Governance of primary care quasi-markets: a case study of the Stockholm region in Sweden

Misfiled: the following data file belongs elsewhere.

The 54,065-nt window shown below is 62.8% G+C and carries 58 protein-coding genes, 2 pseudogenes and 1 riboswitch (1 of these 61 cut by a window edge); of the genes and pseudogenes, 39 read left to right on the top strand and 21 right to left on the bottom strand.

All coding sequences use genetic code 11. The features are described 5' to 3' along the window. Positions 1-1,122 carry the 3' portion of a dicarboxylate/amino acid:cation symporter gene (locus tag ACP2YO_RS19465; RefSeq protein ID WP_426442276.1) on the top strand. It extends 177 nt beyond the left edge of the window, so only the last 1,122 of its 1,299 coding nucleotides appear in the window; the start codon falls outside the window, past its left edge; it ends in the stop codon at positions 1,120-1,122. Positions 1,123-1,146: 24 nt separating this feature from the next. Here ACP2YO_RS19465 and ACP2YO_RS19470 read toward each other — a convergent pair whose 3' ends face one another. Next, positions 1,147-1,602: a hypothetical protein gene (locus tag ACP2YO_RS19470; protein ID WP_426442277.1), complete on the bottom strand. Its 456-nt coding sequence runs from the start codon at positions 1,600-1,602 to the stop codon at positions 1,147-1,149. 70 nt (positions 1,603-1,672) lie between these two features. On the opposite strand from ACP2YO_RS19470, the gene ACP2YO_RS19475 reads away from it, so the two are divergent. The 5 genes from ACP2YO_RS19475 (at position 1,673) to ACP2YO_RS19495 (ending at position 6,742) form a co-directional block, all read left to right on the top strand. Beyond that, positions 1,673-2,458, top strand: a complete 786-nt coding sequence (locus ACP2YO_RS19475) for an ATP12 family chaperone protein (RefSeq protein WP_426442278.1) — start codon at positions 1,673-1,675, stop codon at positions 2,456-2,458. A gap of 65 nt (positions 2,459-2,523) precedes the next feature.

BACKGROUND: In the latter part of the 20th century, several European countries introduced quasi-markets in their public healthcare systems. The introduction of quasi-markets is designed to give patients a choice of the service provider that meets their needs, among competing providers, including, in some cases, privately owned providers. In quasi-markets, as “money follows the patient”, often in the form of fee-for-service payments, providers have an incentive to increase technical efficiency (to generate higher surpluses from the payment they receive) and service quality (to attract more patients and therefore generate more revenues), in comparison to a traditional planned resource allocation structure. Whether these improvements in efficiency and quality occur in practice, however, depends on the “rules of the game” in the market: what we in this thesis label the quasi-market’s governance system. The thesis aims to provide an analysis of a specific quasi-market — the primary care quasi-market in Stockholm, Sweden — from the perspectives of key stakeholders who work in or are affected by the relevant governance arrangements. The focus is on how the governance system operates and performs, with specific reference to the achievement of fair competition among providers with different ownership characteristics and the attainment of quality of care for patients. METHODS: A literature review was conducted to identify the existing base of knowledge to which the thesis aims to contribute. The main body of the thesis consists of an embedded case study that analyses how the regional authorities in Stockholm seek to exert influence on primary care providers, publicly and privately owned, and how, in the perception of key stakeholders, the mechanisms deployed impact on the achievement of fair competition and service quality. Key informants included those with the formal authority to govern (e.g. officials/employees of the region’s Health Committee and Health Care Office) alongside those who are subject to the resulting governance arrangements (the accredited service providers). Data was generated from 39 semi-structured interviews with senior professionals in relevant organisations, undertaken between February and November 2018. In addition, a documentary analysis of nine strategic/policy documents was carried out to further understanding of the governance system, and its impacts on the main outcomes of interest (competition/quality), with triangulation across sources. RESULTS: The results were organised to address the three key objectives of the thesis, as follows: (i) What mechanisms are used to govern the quasi-market and how do these influence the incentive environment in which primary care providers operate? According to the key informants interviewed, a range of specific mechanisms have been employed by public authorities to exert performance pressure on accredited providers. These include the payment mechanism, market entry/exit criteria, performance monitoring, the use of knowledge management, and a range of sanctions. Of these mechanisms, many informants perceived the payment mechanism to have the greatest impact on incentives. However, they also perceived the effect of this to be moderated by other variables. Primary care providers tended to perceive their actions as being shaped by the actions of different principals — e.g. public authorities, organisation owners, and their professional ethics — resulting in different (and sometimes competing) pressures. When reflecting on the resulting complexity of performance pressures, care providers tended to emphasise the pre-eminence of their values and professional ethics in determining their actions. Care providers also expressed frustration with those who set the rules of the game in the market because of limited opportunities for policy dialogue, and often found command and control-style directions from public authorities to be unhelpful and, in their view, contrary to the advancement of the patient/public interest. (ii) How do stakeholders perceive the impact of the governance system on the achievement of competition across providers in a context of diverse ownership characteristics? The “rules on paper” (manifested in a standardised contract and an associated rulebook) are designed to ensure that all providers — public and private — operate within the same market conditions, i.e. to ensure that there is fair competition. Yet, according to key stakeholders, the rules in practice lead to a situation in which providers with different ownership characteristics (a) serve different segments of the market (with publicly owned providers serving as providers of last resort) and (b) operate in different market conditions. Providers with small private owners perceived market conditions to be unfair to them, while public authorities expressed concern over the performance of providers with small private owners. Indeed, the results highlight the extent to which ownership matters in quasi-markets. This is not simply a matter of public versus private, but also the types of private ownership. In particular, larger private owners (often private-equity companies), for whom short-term profit maximisation is a key goal, are perceived to more often pursue profit maximisation strategies that could be inimical to patient welfare, such as unnecessary referral of patients to associated business units in secondary care facilities. These findings highlight the importance of considering ownership characteristics, and particularly the nature and scale of the owner, as determinants of providers’ behaviour in the primary care quasi-market and thus an important variable for governance systems to recognise and regulate. (iii) How do stakeholders perceive the impact of the governance system on the quality of primary care services? Service providers tended to be sceptical that the outcomes from primary care services are appropriately measured by public authorities. There is a widespread perception among managers of provider organisations that public authorities focus on the “wrong things” — especially those things that are easy to measure (e.g. rapid access to care), as opposed to factors that are less easily measured but are more important from a quality perspective (e.g. continuity of care). In addition, in the absence of robust data on outcomes, public officials tended to perceive the governance of quality to be weak, and highly dependent on trust — in other words, a reliance on providers not engaging in opportunistic behaviours to maximise surpluses/profits at the expense of patient welfare. CONCLUSION: This thesis provides critical insights into the governance of primary care quasi-markets and the challenges involved. Key challenges include: (i) the creation of appropriate incentive structures in the context of multiple (and sometimes competing) accountability relationships; (ii) the complexities and risks of establishing and maintaining fair competition in the context of diverse ownership characteristics; and (iii) establishing accurate measures of service quality and the limitations and risks of reliance on trust. In future reform efforts (in Sweden and elsewhere), health policymakers who wish to achieve the benefits of choice and competition can learn from the Stockholm experience to generate a more granular understanding of the costs and risks involved, and how to mitigate them in practice, noting the additional challenges in governing to achieve public interest objectives in the context of widespread ownership of large for-profit providers.